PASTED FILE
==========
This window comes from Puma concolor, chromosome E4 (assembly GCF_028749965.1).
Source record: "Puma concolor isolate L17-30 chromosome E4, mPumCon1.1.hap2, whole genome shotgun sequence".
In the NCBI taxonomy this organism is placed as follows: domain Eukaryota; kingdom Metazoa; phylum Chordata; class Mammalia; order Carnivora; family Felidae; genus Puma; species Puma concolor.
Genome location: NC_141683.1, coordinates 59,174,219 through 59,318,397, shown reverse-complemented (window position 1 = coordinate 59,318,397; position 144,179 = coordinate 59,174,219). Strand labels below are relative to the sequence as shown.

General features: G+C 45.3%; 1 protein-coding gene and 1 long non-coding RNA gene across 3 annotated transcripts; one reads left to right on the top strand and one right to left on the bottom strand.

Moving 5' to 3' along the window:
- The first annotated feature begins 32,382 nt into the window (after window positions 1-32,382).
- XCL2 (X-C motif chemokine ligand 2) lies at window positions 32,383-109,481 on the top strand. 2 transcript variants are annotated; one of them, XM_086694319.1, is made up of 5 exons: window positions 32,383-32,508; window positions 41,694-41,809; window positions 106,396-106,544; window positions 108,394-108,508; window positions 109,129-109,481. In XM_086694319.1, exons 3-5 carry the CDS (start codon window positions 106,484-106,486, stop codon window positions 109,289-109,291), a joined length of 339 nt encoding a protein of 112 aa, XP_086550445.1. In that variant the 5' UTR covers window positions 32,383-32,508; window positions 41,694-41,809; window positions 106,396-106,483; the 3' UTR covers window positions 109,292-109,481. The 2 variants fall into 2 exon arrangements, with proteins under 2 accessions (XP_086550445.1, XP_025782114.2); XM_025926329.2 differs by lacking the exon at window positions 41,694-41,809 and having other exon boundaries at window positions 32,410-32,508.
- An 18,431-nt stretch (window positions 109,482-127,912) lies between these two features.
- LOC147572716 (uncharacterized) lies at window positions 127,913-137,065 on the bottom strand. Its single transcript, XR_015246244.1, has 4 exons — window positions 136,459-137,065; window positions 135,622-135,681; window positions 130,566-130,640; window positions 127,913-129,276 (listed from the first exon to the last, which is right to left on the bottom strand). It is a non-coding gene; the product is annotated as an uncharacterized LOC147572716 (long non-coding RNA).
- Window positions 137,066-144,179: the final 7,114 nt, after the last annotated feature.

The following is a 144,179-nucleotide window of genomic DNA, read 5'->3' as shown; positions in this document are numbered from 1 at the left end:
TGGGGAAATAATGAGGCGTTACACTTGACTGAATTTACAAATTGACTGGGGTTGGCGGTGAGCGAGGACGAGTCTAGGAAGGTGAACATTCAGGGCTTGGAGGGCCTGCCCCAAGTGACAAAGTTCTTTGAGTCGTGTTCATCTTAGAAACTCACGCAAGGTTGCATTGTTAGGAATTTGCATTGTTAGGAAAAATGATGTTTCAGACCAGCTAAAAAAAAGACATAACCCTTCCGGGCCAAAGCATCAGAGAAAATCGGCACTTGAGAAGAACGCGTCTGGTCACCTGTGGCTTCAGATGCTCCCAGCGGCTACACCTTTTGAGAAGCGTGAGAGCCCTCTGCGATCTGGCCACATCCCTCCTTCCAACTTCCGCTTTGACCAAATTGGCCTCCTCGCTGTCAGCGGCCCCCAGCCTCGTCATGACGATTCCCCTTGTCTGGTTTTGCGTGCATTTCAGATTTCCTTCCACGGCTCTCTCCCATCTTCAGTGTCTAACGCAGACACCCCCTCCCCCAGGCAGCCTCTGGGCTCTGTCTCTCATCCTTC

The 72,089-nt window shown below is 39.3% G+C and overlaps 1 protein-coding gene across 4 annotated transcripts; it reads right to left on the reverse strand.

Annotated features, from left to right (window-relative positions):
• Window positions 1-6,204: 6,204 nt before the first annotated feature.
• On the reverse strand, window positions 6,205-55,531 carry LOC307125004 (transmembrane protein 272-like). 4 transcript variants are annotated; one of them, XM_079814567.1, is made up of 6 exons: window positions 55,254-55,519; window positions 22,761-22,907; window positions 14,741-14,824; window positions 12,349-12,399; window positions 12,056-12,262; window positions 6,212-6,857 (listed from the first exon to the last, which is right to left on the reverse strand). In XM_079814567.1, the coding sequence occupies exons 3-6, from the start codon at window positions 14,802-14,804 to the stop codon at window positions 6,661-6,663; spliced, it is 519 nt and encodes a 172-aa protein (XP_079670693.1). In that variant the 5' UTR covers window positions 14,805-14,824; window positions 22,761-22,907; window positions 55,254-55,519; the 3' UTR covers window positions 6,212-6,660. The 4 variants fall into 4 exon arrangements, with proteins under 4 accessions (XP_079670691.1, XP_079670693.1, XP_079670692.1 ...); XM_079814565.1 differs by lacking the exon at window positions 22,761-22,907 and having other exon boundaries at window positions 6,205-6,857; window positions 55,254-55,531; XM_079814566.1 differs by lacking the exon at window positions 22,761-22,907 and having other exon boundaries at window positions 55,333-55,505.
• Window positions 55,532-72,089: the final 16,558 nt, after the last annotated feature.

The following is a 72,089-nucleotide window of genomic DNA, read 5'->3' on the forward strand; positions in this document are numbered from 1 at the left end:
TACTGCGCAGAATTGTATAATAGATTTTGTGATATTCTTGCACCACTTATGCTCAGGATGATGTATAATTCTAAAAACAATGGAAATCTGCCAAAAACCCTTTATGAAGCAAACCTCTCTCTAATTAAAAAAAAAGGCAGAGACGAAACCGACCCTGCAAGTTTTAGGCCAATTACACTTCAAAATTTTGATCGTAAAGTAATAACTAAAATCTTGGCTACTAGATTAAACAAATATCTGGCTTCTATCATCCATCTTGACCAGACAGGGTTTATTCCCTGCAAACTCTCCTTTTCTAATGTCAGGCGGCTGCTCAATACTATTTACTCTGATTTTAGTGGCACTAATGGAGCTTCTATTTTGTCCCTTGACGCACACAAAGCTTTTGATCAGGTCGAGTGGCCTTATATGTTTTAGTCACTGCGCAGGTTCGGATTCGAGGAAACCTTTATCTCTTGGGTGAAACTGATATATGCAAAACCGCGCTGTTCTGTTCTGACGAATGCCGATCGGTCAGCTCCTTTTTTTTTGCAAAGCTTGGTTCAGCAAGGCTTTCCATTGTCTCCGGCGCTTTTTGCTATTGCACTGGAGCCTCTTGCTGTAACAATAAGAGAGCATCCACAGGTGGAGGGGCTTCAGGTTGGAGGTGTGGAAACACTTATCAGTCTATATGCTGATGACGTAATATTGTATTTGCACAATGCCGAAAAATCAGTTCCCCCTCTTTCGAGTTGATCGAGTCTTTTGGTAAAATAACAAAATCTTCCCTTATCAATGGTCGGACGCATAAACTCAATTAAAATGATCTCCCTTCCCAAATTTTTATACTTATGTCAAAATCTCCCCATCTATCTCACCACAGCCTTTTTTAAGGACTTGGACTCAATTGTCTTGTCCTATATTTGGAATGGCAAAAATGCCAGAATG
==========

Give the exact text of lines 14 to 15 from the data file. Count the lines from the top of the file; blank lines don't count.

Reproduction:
The 72,089-nt window shown below is 39.3% G+C and overlaps 1 protein-coding gene across 4 annotated transcripts; it reads right to left on the reverse strand.

Annotated features, from left to right (window-relative positions):